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Tags: tom hayden | vietnam war | protests | jane fonda | Bui Tin | anniversary

Tom Hayden to Newsmax: Communist Vietnam 'Is a Free Country'

Tom Hayden to Newsmax: Communist Vietnam 'Is a Free Country'
(Frederick M. Brown/Getty Images)

By    |   Monday, 04 May 2015 06:35 AM EDT

At a reunion of protesters against the Vietnam War on Saturday, the 50th anniversary of the first antiwar march, Tom Hayden, one of the founding fathers of that movement, vowed to continue his crusade for a monument to Americans who marched against the U.S. military efforts to help South Vietnam in its war against communist North Vietnam in the 1960s.

"It’s stunning there’s no recognition of us," Hayden told the Vietnam Peace Commemoration Conference, held in Washington, D.C.’s New York Avenue Presbyterian Church. Recalling how "every social movement gets a monument," Hayden, 75, spoke of his recent talks with Pentagon officials to get some sort of recognition of Vietnam War opponents and to "get them [sic] near the Vietnam War Memorial," honoring American servicemen killed in that war, in which U.S. involvement ended in 1973.

Following his remarks and before commencing a march with fellow protest alumni to the Martin Luther King Memorial, Hayden voiced to Newsmax his view that Vietnam — united under Communist rule since South Vietnam surrendered to North Vietnam on April 30, 1975 — is "a free country."

Referring to Bui Tin, the North Vietnamese colonel who received the surrender from acting South Vietnamese President Duong van Minh that day, this reporter quoted him to Hayden as later saying: "Every day, our leadership would listen to world news over the radio at 9 a.m. to follow the growth of the anti-war movement. Visits to Hanoi by people like Jane Fonda [Hayden’s former wife] and former Attorney General Ramsey Clark and ministers gave us confidence we should hold on in the face of battlefield reverses."

"I don’t agree with him, but he’s entitled to his opinion," Hayden said of Bui Tin’s remarks, "It’s a free country."

"Vietnam under communism is a free country?" Newsmax asked Hayden.

"Vietnam, the U.S — he can say whatever he wants," replied one of the founders of the antiwar Students for a Democratic Society (SDS) movement and a onetime California state senator.

In its 2014 "World Report," the respected Human Rights Watch organization concluded on Vietnam: "The human rights situation in Vietnam deteriorated significantly in 2013, worsening a trend evident for several years. The year was marked by a severe and intensifying crackdown on critics, including long prison terms for many peaceful activists whose 'crime' was calling for political change."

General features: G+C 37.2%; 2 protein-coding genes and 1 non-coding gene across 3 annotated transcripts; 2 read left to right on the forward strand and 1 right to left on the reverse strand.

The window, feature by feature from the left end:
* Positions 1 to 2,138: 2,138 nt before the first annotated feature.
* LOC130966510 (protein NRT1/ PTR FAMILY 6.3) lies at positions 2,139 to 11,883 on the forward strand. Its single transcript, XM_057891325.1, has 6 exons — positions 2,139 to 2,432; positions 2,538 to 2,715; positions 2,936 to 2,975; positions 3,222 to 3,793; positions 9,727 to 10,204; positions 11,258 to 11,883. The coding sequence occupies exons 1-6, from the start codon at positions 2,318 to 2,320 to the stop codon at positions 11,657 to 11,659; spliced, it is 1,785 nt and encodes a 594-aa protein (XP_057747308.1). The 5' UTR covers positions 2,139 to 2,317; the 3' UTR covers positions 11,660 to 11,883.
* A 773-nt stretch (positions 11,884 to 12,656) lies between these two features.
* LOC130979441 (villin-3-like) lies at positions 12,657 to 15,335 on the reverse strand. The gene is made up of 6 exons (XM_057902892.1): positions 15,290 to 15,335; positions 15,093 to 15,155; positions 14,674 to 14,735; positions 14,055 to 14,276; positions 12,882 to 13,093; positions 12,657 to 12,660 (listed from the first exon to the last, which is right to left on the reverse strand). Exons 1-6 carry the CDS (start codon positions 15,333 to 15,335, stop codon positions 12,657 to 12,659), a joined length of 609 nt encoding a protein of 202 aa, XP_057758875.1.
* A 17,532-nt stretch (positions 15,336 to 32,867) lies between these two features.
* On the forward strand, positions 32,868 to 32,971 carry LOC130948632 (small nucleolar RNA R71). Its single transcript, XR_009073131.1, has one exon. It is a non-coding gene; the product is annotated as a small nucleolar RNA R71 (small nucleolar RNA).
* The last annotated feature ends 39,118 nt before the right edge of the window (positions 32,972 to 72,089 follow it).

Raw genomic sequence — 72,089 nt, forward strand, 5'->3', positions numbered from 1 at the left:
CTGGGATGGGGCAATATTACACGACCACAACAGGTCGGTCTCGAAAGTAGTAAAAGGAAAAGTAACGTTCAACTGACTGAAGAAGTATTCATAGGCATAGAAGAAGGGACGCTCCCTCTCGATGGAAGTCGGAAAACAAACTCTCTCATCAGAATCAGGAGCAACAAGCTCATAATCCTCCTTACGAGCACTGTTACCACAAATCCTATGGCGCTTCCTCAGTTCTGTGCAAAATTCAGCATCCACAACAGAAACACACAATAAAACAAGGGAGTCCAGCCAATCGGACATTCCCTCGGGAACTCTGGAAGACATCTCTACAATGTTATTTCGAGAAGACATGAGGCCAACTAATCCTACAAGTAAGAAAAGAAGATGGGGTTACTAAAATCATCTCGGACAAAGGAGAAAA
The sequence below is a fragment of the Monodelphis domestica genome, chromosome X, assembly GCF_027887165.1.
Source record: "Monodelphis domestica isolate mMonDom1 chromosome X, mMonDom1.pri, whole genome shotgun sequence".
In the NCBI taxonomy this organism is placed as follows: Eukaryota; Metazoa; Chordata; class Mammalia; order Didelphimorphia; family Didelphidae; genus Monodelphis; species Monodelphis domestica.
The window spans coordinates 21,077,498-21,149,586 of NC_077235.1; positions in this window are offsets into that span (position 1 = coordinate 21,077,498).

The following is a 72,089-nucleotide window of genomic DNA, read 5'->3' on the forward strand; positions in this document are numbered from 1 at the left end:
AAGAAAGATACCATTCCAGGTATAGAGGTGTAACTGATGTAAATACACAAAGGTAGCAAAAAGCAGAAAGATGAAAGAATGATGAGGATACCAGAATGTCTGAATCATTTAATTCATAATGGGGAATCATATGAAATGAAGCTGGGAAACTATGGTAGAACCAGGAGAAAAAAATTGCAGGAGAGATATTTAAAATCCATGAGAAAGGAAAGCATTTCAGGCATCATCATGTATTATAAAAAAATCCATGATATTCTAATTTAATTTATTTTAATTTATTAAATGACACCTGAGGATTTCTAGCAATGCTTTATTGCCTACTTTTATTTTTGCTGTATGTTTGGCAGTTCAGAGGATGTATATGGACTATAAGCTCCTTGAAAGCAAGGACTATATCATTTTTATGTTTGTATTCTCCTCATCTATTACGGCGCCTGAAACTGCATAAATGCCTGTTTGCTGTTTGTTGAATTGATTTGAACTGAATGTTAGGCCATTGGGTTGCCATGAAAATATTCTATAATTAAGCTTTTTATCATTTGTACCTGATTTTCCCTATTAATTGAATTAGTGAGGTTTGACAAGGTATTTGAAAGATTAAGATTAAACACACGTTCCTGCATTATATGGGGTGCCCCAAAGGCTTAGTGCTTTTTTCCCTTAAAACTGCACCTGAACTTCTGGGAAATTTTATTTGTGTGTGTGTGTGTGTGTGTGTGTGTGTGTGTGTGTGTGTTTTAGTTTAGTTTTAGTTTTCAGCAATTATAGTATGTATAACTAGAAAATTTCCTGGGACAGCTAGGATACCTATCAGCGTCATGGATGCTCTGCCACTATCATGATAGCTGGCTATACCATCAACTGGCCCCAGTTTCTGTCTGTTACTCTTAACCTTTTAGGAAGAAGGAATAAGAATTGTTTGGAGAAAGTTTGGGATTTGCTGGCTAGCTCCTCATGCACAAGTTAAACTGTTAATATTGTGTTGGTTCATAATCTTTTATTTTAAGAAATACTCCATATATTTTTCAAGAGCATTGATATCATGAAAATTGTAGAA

Noting that "the Communist Party of Vietnam (CPV) continued its one-party rule, in place since 1975," it reported Vietnam "has an estimated 150-200 political prisoners."

"Government repression targets many independent writers, bloggers, and rights activists. They face police intimidation, harassment, arbitrary arrest, prolonged detention without access to legal counsel or family visits, court convictions, and often severe prison sentences.

"Enhancing already extensive government powers to punish and otherwise deter digital freedom, Prime Minister Nguyen Tan Dung on September 1, 2013, put into force Decree 72, which contains provisions legalizing content-filtering and censorship, and outlawing vaguely defined 'prohibited acts.'"

Bui Tin, once the interrogator of U.S. senator-to-be John McCain, left Vietnam in 1990 and now lives in Paris. At 87, he has been disillusioned with the regime he once served and is a vigorous opponent of the dictatorship in his former country.

Asked by Newsmax if he felt South Vietnam would be better off if it had remained the separate country it was before its fall in 1975, Hayden told us: "You’re talking about something that never had a chance of happening. South Vietnam was losing to the North in 1964, it was losing in 1973. That’s why South Vietnam signed an agreement [the Paris Peace Accord in 1973] that permitted North Vietnamese troops to say in the South."

In 1973, when Hayden said South Vietnam was "losing," all U.S. ground troops had been withdrawn and its Army of the Republic of Vietnam (ARVN) was more than holding its own, thanks to training and military aid from the U.S.

"[T]hanks to your help," then-South Vietnamese President Nguyen van Thieu told then-President Richard Nixon in California on April 2, 1973, "the Vietnamese defense force was able to repel an all-out communist invasion last year, at a time when American ground troops had been withdrawn."

Just over two years later, after U.S. assistance to the South Vietnamese had been cut off by the 94th Congress, North Vietnam overran Saigon. In his memoirs, North Vietnam’s Gen. Van Tien Dung wrote that because of the termination of U.S. aid, President Thieu had been forced to fight "a poor man’s war."

When Newsmax began to cite some of this history to Hayden, he simply pointed to the other former protesters outside the church and said: "Hey, I’ve got to go march."

John Gizzi is chief political columnist and White House correspondent for Newsmax.

© 2023 Newsmax. All rights reserved.

At a reunion of protesters against the Vietnam War on Saturday, the 50th anniversary of the first antiwar march, Tom Hayden - one of the founders of the antiwar Students for a Democratic Society movement - told Newsmax columnist John Gizzi that Vietnam "is a free country."
tom hayden, vietnam war, protests, jane fonda, Bui Tin, anniversary
Monday, 04 May 2015 06:35 AM
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